The first time my husband and I went to an informational session on adoption, I found it hard to sit still. They had these delicious cookies and I was much more interested in them than listening to the social worker. I was not like the rest of the moms there. I had been pregnant before. Surely I would become pregnant again.
We lost our first daughter when she was 37 weeks. She died before she even had a chance to be born. I delivered her still, after hours and hours of labor to a very quiet delivery room. It was the hardest thing I had ever done.
Fast forward to a year later, and all I wanted was for me and my husband to get the chance to parent a child. We were robbed of that experience, and we were beyond mad.
I thought going to an adoption meeting would somehow wake up my ovaries or jolt something in my husband and magically get us pregnant. My heart was not in adoption, and I was anxious to go home. The percentage of birth mothers who changed their mind was too high, and the amount of children who were born with addiction or defects or frankly anything out of my control was just way too terrifying to me.
Fast forward almost another year. We had undergone several medical procedures, had one false positive, and cried more tears than I thought was possible. Still no baby. It was time to look into adoption again.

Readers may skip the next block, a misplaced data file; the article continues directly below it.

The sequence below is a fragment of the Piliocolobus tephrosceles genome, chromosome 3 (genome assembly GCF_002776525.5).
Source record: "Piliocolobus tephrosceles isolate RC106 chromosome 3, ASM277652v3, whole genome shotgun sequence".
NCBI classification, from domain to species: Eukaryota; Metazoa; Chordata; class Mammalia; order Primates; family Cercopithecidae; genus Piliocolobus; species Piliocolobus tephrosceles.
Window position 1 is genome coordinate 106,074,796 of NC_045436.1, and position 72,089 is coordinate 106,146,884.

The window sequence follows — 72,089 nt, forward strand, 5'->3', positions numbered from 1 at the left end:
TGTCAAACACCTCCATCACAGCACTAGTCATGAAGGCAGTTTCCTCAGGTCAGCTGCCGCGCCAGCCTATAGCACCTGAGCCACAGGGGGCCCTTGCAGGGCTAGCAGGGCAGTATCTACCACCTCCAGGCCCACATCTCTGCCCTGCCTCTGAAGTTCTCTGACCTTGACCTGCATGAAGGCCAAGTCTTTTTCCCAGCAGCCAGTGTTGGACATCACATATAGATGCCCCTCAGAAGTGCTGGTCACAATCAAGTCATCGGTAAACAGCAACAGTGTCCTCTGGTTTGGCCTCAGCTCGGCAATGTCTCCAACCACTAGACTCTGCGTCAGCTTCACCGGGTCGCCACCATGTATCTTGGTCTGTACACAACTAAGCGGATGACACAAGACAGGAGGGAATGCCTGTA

This time, we went to a different agency. I was not at all interested in the cookies. I wanted to learn how I could become a mom and I wanted to learn it NOW. The statistics were the same as the other agency, and yet I was not worried anymore. This was the path I needed to take to become a mother again.
We left that meeting in November. We felt giddy with excitement and knew that we were following our hearts. After all we had been through, we knew we wanted to be parents, and it did not matter how.
We had months of classes and meetings. We had piles of paperwork. We held a fundraiser and made our story public. We poured over our profile book and imagined what we would look like to a pregnant mother. What would make her choose us? We just had to hope.
We were all set to be shown to prospective birth mothers on President’s Day. We stopped breathing every time the phone rang. We knew our baby was close.
They said it could take one to three years. We laughed. No way would it take that long.
We were chosen in the middle of the month of March. The temperature was cold outside, but we were warm with excitement and joy and happiness. Our daughter was born on the last day of that month.
We drove to the state in which she was born and she was discharged to our care. She never once felt like anything less than ours. She is just as much my daughter as was her sister whom I carried.
Adoption saved my family. We are grateful for it each and every day. When we were ready, it was there for us. Our daughter was there for us. And we have been a family ever since.